Profiling the Enemy


Lessons in the Book of Jude

by Bob Burridge ©2013, 2016
“… exhorting you to contend earnestly for the faith
which was once for all delivered to the saints.”

Lesson 4: Profiling the Enemy Jude 12-16

History records many failed attempts to conquer neighbor countries and territories. Arrogant would-be tyrants miscalculated to their own ruin.

Our modern military uses inteligence information carefully. Before we send our troops into battle we try to know all we can about the enemy. We want to know where he is, what he has, what he knows, and most of all what he thinks. The main idea of the “Shock and Awe” war theory is not just a barrage of huge bombs. It’s a combination of strategically planned physical and psychological attacks designed to undermine the enemy’s will to fight. That means knowing your enemy and his weaknesses.

When trying to find serial killers, investigators often hire criminal profilers. They are highly trained in putting together little bits of information to get an idea about the kind of person they should be looking for, and how he might be identified and captured.

Knowing our opponent or enemy is crucial. That is also true in the spiritual war that continues until the final Judgment day. We need to recognize our enemies so we will not be easily deceived by them, so we can warn others about them, and so we can present the truths that directly counter their attacks. Knowing them also helps us appreciate our advantage as covenant children of God.


Jude now continues identifying these dangerous infiltrators,
false teachers in the churches.

Jude 12-13, “These are spots in your love feasts, while they feast with you without fear, serving only themselves. They are clouds without water, carried about by the winds; late autumn trees without fruit, twice dead, pulled up by the roots; raging waves of the sea, foaming up their own shame; wandering stars for whom is reserved the blackness of darkness forever.”

Jude lists five characteristics of the deceptive dangers they bring into the church.

“These are spots in your love feasts, while they feast with you without fear, serving only themselves.” The Greek word translated as “spots” is “spilades”, (σπιλάδες). The root word meant “a blemish, defect, or impurity”. It was used to describe rocks hidden under the water, danger spots that threatened boats. These infiltrators are like annoying stains, or dangerous hidden rocks.

The love feasts are probably meals associated with the celebration of the Lord’s Supper. Many believe they were fellowship meals the church had before or after worship times. The presence of these inflitators at these meals was dangerous, polluting. They joined boldly with the believers having no fear of the God they were offending. They didn’t use the occasion for Christian fellowship, but to infiltrate to further their evil agenda.

“They are clouds without water, carried about by the winds;” Clouds were a sign of hope to a society that relied upon agriculture and raising animals. But when the clouds just drifted along by the wind and brought no rain, they were useless. They appeared to offer hope, but their promises were empty. They brought nothing helpful. These infiltrators say they want to help the church become better, but they promote ways contrary to what God has promised to bless.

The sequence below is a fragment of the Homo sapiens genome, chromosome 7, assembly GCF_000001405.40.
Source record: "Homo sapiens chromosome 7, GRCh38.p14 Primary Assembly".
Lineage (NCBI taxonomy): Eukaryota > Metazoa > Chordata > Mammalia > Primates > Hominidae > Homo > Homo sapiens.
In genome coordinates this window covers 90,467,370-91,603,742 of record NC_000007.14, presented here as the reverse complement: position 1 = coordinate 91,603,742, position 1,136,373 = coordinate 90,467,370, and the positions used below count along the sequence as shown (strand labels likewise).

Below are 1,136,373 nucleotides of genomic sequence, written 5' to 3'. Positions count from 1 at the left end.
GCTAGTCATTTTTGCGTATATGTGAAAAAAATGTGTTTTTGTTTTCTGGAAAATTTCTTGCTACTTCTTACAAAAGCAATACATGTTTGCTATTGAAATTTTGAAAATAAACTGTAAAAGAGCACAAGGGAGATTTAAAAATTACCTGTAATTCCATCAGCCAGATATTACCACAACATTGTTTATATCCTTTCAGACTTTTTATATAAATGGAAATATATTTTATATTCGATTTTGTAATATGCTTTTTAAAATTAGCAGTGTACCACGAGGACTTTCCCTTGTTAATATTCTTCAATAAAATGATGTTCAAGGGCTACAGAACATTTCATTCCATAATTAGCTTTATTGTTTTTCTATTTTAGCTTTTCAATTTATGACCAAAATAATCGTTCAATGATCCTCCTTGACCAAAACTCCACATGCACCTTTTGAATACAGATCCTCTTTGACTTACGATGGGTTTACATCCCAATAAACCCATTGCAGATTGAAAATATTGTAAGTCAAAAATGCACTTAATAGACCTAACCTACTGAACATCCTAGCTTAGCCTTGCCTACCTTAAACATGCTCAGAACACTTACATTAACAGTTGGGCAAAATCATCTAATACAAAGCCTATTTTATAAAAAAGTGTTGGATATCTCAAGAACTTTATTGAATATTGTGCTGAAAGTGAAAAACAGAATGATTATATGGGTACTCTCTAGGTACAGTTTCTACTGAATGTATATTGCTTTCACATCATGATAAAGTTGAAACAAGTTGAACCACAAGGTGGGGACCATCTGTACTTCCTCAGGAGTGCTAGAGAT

They are “late autumn trees without fruit, twice dead”, uprooted. The infiltrators were doubly dead like trees that produce no fruit all the way to autumn. Such trees would be uprooted to make room to plant good ones. Once uprooted, the barren trees would never be useful again. That’s the way of these infiltrators: fruitless and rootless.

They are “raging waves of the sea, foaming up their own shame;” Sometimes storms out over the water cause waves that leave foam along the shore. That is the way of these evil false teachers. Their foam was nothing but shame. They leave a beach covered with impurity and debris. Isaiah 57:20 says, “But the wicked are like the troubled sea, When it cannot rest, Whose waters cast up mire and dirt.”

They are “wandering stars, for whom is reserved the blackness of darkness forever.” The Greek expression here for “wandering stars” is, “asteres planaetai” (ἀστέρες πλανῆται), “stars that wander”. The first word “asteres” refers to points of light in the night sky. We get our word “astronomy” from it. The next word “planaetai” means “wanderers”. That’s where we get our word “planets”.

Stars form fixed patterns we see as those familiar constellations. But there are other points of light in the night skies. Meteors are fragments of space particles and debris which burn when they hit our atmosphere. Comets are pieces of frozen material that glow brightly as their long orbits bring them nearer to the sun. The planets which orbit our sun seem to move their position each night. They are the “wandering stars”.

The position of the fixed stars was used to help ships navigate at sea. In ancient times the positions of the planets were hard to predict so they were unreliable indicators for sailors.